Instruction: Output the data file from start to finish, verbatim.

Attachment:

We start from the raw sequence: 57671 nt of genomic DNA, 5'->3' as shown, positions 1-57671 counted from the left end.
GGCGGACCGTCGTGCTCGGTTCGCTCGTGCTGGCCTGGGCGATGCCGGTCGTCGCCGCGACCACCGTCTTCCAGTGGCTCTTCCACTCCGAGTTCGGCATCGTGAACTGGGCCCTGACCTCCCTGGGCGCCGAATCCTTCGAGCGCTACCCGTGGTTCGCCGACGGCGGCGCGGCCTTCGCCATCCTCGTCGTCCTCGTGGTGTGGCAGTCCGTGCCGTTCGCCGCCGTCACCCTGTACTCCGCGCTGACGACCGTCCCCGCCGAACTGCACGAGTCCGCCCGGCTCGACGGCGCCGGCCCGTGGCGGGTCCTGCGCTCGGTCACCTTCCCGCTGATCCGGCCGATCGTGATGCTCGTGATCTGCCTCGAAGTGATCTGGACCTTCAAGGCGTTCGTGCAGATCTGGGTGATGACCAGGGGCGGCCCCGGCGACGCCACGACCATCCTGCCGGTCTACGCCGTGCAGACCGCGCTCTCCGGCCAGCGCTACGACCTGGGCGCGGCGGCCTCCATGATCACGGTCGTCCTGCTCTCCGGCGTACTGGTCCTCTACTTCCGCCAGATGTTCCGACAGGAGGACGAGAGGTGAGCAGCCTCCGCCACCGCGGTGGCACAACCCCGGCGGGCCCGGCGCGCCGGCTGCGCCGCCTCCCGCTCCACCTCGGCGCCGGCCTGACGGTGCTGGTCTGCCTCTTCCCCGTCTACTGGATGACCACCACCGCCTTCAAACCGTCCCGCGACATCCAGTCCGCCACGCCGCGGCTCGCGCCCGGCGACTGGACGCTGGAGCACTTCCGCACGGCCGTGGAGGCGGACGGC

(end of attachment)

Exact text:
We start from the raw sequence: 57671 nt of genomic DNA, 5'->3' as shown, positions 1-57671 counted from the left end.
GGCGGACCGTCGTGCTCGGTTCGCTCGTGCTGGCCTGGGCGATGCCGGTCGTCGCCGCGACCACCGTCTTCCAGTGGCTCTTCCACTCCGAGTTCGGCATCGTGAACTGGGCCCTGACCTCCCTGGGCGCCGAATCCTTCGAGCGCTACCCGTGGTTCGCCGACGGCGGCGCGGCCTTCGCCATCCTCGTCGTCCTCGTGGTGTGGCAGTCCGTGCCGTTCGCCGCCGTCACCCTGTACTCCGCGCTGACGACCGTCCCCGCCGAACTGCACGAGTCCGCCCGGCTCGACGGCGCCGGCCCGTGGCGGGTCCTGCGCTCGGTCACCTTCCCGCTGATCCGGCCGATCGTGATGCTCGTGATCTGCCTCGAAGTGATCTGGACCTTCAAGGCGTTCGTGCAGATCTGGGTGATGACCAGGGGCGGCCCCGGCGACGCCACGACCATCCTGCCGGTCTACGCCGTGCAGACCGCGCTCTCCGGCCAGCGCTACGACCTGGGCGCGGCGGCCTCCATGATCACGGTCGTCCTGCTCTCCGGCGTACTGGTCCTCTACTTCCGCCAGATGTTCCGACAGGAGGACGAGAGGTGAGCAGCCTCCGCCACCGCGGTGGCACAACCCCGGCGGGCCCGGCGCGCCGGCTGCGCCGCCTCCCGCTCCACCTCGGCGCCGGCCTGACGGTGCTGGTCTGCCTCTTCCCCGTCTACTGGATGACCACCACCGCCTTCAAACCGTCCCGCGACATCCAGTCCGCCACGCCGCGGCTCGCGCCCGGCGACTGGACGCTGGAGCACTTCCGCACGGCCGTGGAGGCGGACGGC